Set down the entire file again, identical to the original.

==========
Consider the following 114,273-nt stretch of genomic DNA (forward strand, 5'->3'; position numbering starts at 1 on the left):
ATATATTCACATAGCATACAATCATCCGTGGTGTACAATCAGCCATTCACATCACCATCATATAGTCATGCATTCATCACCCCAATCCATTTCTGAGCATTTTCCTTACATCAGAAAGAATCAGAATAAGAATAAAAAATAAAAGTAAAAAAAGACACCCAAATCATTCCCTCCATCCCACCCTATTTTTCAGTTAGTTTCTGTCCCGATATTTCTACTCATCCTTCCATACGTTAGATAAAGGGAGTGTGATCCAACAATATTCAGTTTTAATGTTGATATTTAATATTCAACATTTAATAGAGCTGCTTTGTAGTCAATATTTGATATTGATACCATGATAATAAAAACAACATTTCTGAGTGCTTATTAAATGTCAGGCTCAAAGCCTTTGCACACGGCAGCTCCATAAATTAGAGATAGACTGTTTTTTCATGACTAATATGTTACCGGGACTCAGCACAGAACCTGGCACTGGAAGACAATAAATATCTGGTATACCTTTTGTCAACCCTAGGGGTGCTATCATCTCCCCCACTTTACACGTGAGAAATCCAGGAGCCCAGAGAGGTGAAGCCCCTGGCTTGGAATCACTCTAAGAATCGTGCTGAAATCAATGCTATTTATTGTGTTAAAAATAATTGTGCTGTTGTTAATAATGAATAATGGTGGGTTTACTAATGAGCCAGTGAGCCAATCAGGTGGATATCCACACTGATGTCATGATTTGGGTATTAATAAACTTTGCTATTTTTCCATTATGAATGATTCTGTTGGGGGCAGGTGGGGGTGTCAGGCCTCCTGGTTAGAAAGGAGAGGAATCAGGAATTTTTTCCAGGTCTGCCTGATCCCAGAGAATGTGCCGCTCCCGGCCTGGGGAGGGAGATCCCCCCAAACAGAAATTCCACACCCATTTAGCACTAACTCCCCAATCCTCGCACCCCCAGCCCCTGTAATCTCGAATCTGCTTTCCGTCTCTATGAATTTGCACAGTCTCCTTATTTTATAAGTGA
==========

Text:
Consider the following 114,273-nt stretch of genomic DNA (forward strand, 5'->3'; position numbering starts at 1 on the left):
ATATATTCACATAGCATACAATCATCCGTGGTGTACAATCAGCCATTCACATCACCATCATATAGTCATGCATTCATCACCCCAATCCATTTCTGAGCATTTTCCTTACATCAGAAAGAATCAGAATAAGAATAAAAAATAAAAGTAAAAAAAGACACCCAAATCATTCCCTCCATCCCACCCTATTTTTCAGTTAGTTTCTGTCCCGATATTTCTACTCATCCTTCCATACGTTAGATAAAGGGAGTGTGATCCAACAATATTCAGTTTTAATGTTGATATTTAATATTCAACATTTAATAGAGCTGCTTTGTAGTCAATATTTGATATTGATACCATGATAATAAAAACAACATTTCTGAGTGCTTATTAAATGTCAGGCTCAAAGCCTTTGCACACGGCAGCTCCATAAATTAGAGATAGACTGTTTTTTCATGACTAATATGTTACCGGGACTCAGCACAGAACCTGGCACTGGAAGACAATAAATATCTGGTATACCTTTTGTCAACCCTAGGGGTGCTATCATCTCCCCCACTTTACACGTGAGAAATCCAGGAGCCCAGAGAGGTGAAGCCCCTGGCTTGGAATCACTCTAAGAATCGTGCTGAAATCAATGCTATTTATTGTGTTAAAAATAATTGTGCTGTTGTTAATAATGAATAATGGTGGGTTTACTAATGAGCCAGTGAGCCAATCAGGTGGATATCCACACTGATGTCATGATTTGGGTATTAATAAACTTTGCTATTTTTCCATTATGAATGATTCTGTTGGGGGCAGGTGGGGGTGTCAGGCCTCCTGGTTAGAAAGGAGAGGAATCAGGAATTTTTTCCAGGTCTGCCTGATCCCAGAGAATGTGCCGCTCCCGGCCTGGGGAGGGAGATCCCCCCAAACAGAAATTCCACACCCATTTAGCACTAACTCCCCAATCCTCGCACCCCCAGCCCCTGTAATCTCGAATCTGCTTTCCGTCTCTATGAATTTGCACAGTCTCCTTATTTTATAAGTGA